Even so, we should note very carefully the threat implicit in the paragraph quite above – that, unless the EU gives us the exit deal we want, the UK will move to a de-regulatory ‘paradise’, undercutting the EU on its environmental, product and labour standards and becoming a sort of Singapore in Europe, sitting on Europe’s offshore and acting as a haven for the sorts of dodgy interests that have given us Brexit in the first place. If that is the ‘UK’s final destination for a sustainable long-term relationship’ (whatever that tortuous expression actually means in practice) – well, I can’t recall being asked to vote on that; and neither, of course, is it at all sustainable to be seeking perpetually to drive down standards, including on labour, in a race to the bottom. (Of course and not only labour – it makes absolutely no sense to have divergent standards on the environment when global action is required to save the planet: but then, climate change denial is one of the reasons we have Brexit – and it won’t stop there until the rest of the international institutions trying to address themselves to climate change have also been undermined). In this respect, proposals for no state pension until 75 (‘Don’t retire, expire!’) is only the start.

If indeed it it not a serious attempt at re-negotiation, and that the real target of the letter is not Brussels but the domestic audience, then it does, perhaps, further signal a general election prior to 31 October.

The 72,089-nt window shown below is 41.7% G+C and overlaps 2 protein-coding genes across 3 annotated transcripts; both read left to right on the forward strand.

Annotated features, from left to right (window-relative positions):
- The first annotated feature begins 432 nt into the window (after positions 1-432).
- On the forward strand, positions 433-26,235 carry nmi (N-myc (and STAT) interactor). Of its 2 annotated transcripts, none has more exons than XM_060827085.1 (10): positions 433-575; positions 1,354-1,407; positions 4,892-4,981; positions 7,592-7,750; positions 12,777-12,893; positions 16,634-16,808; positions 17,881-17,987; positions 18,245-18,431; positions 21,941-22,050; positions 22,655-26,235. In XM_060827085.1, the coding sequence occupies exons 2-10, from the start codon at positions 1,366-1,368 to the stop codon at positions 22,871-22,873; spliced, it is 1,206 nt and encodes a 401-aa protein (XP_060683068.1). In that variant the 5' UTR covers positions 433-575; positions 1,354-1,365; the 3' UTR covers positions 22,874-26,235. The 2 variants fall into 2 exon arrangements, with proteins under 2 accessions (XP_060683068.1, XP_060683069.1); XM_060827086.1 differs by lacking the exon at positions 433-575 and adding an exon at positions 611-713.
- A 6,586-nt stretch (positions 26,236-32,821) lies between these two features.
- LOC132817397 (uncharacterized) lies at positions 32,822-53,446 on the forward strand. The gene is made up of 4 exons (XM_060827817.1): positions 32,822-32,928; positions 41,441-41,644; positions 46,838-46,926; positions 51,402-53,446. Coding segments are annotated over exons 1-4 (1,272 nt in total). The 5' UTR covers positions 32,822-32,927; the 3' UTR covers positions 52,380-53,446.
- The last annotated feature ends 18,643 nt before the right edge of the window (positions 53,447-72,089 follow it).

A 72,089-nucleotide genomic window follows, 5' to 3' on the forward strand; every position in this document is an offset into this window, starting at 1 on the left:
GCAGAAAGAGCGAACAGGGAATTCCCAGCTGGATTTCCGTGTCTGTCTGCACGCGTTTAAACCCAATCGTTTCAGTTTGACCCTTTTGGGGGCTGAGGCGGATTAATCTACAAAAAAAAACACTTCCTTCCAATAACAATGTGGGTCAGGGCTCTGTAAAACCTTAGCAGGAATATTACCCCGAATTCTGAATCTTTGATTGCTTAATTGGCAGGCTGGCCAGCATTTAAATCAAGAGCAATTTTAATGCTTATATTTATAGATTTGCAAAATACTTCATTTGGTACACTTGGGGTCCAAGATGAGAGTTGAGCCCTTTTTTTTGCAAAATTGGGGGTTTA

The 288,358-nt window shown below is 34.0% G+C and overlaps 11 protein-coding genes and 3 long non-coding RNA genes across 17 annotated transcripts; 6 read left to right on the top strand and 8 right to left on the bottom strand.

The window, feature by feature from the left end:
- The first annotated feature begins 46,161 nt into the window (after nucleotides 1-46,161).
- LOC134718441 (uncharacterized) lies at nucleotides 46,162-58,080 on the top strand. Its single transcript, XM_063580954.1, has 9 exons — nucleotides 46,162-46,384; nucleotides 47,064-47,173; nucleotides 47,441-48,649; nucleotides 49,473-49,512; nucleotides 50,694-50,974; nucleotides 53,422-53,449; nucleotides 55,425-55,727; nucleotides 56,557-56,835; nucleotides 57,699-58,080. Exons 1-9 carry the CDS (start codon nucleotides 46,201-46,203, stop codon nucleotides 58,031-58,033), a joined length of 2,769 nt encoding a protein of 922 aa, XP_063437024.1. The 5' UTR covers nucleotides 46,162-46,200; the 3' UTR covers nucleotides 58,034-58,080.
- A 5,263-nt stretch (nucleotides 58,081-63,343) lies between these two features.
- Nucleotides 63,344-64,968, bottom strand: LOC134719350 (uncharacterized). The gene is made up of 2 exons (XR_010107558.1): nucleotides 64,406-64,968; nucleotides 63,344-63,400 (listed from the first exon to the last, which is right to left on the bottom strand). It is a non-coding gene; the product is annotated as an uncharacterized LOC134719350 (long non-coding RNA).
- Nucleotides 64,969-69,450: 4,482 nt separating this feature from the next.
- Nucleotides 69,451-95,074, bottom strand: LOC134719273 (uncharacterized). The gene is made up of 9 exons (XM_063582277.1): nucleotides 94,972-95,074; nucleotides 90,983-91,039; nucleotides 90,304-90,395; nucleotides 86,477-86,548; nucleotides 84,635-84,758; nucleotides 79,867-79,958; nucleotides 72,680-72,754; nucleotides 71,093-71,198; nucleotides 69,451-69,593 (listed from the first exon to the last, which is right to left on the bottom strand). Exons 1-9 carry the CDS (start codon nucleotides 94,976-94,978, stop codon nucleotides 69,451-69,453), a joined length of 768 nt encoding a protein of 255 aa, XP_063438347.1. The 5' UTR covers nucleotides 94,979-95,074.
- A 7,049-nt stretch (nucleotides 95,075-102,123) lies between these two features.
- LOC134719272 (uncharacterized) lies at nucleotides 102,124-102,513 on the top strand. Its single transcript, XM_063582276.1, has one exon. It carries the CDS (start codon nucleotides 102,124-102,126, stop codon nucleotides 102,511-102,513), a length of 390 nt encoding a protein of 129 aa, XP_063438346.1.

We should also therefore note the language in the letter around ‘anti-democratic’ which is not just Dominic Cummings’s word du jour to boil the debate around the EU into a soundbite – it also symbolises the verbal oppression to which those who would be likely opponents of a UK-as-Singapore policy would be subject. We have seen this sort of language before and very recently (‘saboteurs’, ‘traitors’, enemies of the people’, ‘collaborators’) but it casts here a very wide range of likely opponents of government policy as opponents of democracy. Environmental organisations and activists, food welfare and safety NGOs, and trade unions alike – all would oppose the driving down of standards in their respective fields and all, it therefore seems, are likely to be seen in the process as undermining a project which the unelected (oh the irony!) Cummings (a figure held earlier this year, remember, to have been in contempt of Parliament) now chooses to describe as ‘central to our future democracy’. Trade unions have famously before been seen as ‘the enemy within’, and both unions and environmental organisations are no strangers to infiltration by state agents, but the febrile political atmosphere in which we find ourselves as a result of the 2016 referendum and ten years of austerity politics, amidst the continuing trashing of the UK’s domestic institutions, to which we can now add the fifth estate to the fourth, and indeed the first, casts an entirely new light on the phrase.